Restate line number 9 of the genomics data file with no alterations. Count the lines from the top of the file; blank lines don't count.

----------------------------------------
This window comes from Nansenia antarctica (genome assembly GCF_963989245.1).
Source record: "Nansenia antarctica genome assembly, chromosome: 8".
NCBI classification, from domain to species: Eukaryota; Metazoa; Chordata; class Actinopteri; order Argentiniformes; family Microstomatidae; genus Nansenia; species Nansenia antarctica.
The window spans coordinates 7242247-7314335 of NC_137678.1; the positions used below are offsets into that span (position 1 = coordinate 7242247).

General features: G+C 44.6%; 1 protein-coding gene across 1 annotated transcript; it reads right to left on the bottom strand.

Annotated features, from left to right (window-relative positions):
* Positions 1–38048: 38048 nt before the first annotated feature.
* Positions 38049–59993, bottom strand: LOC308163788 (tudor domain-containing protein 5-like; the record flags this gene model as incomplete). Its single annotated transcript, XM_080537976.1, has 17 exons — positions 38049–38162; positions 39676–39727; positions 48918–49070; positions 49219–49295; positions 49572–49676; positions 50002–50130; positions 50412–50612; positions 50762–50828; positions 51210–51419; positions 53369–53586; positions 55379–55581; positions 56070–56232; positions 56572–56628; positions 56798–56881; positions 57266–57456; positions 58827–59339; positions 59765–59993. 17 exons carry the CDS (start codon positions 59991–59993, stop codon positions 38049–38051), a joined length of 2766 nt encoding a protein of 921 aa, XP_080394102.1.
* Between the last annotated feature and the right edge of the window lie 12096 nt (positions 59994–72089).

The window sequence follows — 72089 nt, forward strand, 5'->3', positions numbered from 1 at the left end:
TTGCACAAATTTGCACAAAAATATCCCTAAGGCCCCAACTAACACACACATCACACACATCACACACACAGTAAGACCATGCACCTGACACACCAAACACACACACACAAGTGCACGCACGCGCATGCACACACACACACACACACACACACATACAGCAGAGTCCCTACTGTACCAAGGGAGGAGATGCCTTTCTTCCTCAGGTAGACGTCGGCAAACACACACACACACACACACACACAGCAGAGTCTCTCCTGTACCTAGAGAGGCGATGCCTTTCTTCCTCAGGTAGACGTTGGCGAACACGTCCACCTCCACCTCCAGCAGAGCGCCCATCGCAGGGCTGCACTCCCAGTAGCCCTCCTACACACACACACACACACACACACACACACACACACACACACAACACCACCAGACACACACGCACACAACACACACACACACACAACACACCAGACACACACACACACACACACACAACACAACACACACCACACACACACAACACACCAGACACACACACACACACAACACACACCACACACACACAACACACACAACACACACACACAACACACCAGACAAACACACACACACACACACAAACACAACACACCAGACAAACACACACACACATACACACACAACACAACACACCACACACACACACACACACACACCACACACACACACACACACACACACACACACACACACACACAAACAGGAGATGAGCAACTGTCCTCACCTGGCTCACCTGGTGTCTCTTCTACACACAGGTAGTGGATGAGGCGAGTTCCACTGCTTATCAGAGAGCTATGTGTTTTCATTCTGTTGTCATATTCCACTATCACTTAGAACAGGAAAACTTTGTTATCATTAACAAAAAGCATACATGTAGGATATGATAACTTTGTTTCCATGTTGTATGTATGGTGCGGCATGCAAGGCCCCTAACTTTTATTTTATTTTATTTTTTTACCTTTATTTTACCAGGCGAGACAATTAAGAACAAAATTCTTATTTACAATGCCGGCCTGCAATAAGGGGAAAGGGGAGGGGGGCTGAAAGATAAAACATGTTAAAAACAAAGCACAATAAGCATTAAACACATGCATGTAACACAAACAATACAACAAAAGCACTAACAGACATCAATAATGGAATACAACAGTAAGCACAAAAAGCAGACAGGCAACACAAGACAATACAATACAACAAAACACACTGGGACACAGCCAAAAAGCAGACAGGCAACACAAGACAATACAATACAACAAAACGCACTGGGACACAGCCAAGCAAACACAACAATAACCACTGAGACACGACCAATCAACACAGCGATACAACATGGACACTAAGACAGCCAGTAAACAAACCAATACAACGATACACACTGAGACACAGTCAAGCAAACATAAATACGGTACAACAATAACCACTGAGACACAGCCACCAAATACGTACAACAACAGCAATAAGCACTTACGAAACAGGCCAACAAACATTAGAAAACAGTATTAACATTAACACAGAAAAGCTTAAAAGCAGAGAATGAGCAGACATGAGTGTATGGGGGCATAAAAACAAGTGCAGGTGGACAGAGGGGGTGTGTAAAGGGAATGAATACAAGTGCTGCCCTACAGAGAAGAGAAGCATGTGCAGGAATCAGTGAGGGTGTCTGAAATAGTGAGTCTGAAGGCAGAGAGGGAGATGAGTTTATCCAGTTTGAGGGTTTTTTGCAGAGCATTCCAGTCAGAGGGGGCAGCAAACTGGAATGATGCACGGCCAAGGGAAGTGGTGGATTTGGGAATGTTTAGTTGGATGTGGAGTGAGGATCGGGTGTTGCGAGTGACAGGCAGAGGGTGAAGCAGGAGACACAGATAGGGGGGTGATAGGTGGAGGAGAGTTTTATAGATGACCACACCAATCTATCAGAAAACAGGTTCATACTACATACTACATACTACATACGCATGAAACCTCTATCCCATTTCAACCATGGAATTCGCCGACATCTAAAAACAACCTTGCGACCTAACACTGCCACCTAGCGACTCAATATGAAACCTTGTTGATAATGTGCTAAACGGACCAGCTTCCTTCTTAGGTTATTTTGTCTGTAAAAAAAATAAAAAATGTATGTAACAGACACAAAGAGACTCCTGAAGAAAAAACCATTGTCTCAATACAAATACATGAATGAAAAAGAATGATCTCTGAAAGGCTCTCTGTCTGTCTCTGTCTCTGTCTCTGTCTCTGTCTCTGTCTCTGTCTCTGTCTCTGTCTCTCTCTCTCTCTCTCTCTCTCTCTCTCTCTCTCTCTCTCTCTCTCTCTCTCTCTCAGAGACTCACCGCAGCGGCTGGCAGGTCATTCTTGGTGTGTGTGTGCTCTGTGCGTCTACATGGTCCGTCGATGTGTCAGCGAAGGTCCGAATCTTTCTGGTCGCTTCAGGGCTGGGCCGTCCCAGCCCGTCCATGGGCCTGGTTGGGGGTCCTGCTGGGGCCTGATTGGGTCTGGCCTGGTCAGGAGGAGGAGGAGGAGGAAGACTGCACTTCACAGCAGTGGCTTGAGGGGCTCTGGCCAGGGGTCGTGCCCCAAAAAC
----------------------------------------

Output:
* Between the last annotated feature and the right edge of the window lie 12096 nt (positions 59994–72089).